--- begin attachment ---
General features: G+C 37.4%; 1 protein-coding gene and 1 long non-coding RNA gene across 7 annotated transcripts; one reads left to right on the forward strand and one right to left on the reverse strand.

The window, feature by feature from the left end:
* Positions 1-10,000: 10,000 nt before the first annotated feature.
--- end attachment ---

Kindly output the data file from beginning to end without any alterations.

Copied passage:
General features: G+C 37.4%; 1 protein-coding gene and 1 long non-coding RNA gene across 7 annotated transcripts; one reads left to right on the forward strand and one right to left on the reverse strand.

The window, feature by feature from the left end:
* Positions 1-10,000: 10,000 nt before the first annotated feature.